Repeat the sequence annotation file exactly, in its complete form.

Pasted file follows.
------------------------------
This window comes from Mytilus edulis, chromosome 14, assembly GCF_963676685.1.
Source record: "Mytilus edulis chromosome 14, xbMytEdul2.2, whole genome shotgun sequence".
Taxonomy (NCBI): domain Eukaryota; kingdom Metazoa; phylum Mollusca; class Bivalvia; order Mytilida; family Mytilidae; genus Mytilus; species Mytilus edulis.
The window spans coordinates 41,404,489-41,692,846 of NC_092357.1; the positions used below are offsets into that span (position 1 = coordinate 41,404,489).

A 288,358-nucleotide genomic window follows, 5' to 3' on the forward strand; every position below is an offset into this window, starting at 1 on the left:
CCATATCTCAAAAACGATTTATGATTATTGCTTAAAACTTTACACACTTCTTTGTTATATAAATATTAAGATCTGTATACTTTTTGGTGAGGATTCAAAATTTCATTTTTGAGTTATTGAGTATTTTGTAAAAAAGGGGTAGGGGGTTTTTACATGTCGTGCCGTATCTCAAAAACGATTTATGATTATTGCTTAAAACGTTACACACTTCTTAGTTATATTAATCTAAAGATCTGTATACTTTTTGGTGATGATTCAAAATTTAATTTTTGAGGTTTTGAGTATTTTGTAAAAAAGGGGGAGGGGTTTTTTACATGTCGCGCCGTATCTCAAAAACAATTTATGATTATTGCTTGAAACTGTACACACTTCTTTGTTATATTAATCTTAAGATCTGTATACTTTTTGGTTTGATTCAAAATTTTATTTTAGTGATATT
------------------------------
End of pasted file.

This window comes from Mytilus edulis, chromosome 14, assembly GCF_963676685.1.
Source record: "Mytilus edulis chromosome 14, xbMytEdul2.2, whole genome shotgun sequence".
Taxonomy (NCBI): domain Eukaryota; kingdom Metazoa; phylum Mollusca; class Bivalvia; order Mytilida; family Mytilidae; genus Mytilus; species Mytilus edulis.
The window spans coordinates 41,404,489-41,692,846 of NC_092357.1; the positions used below are offsets into that span (position 1 = coordinate 41,404,489).

A 288,358-nucleotide genomic window follows, 5' to 3' on the forward strand; every position below is an offset into this window, starting at 1 on the left:
CCATATCTCAAAAACGATTTATGATTATTGCTTAAAACTTTACACACTTCTTTGTTATATAAATATTAAGATCTGTATACTTTTTGGTGAGGATTCAAAATTTCATTTTTGAGTTATTGAGTATTTTGTAAAAAAGGGGTAGGGGGTTTTTACATGTCGTGCCGTATCTCAAAAACGATTTATGATTATTGCTTAAAACGTTACACACTTCTTAGTTATATTAATCTAAAGATCTGTATACTTTTTGGTGATGATTCAAAATTTAATTTTTGAGGTTTTGAGTATTTTGTAAAAAAGGGGGAGGGGTTTTTTACATGTCGCGCCGTATCTCAAAAACAATTTATGATTATTGCTTGAAACTGTACACACTTCTTTGTTATATTAATCTTAAGATCTGTATACTTTTTGGTTTGATTCAAAATTTTATTTTAGTGATATT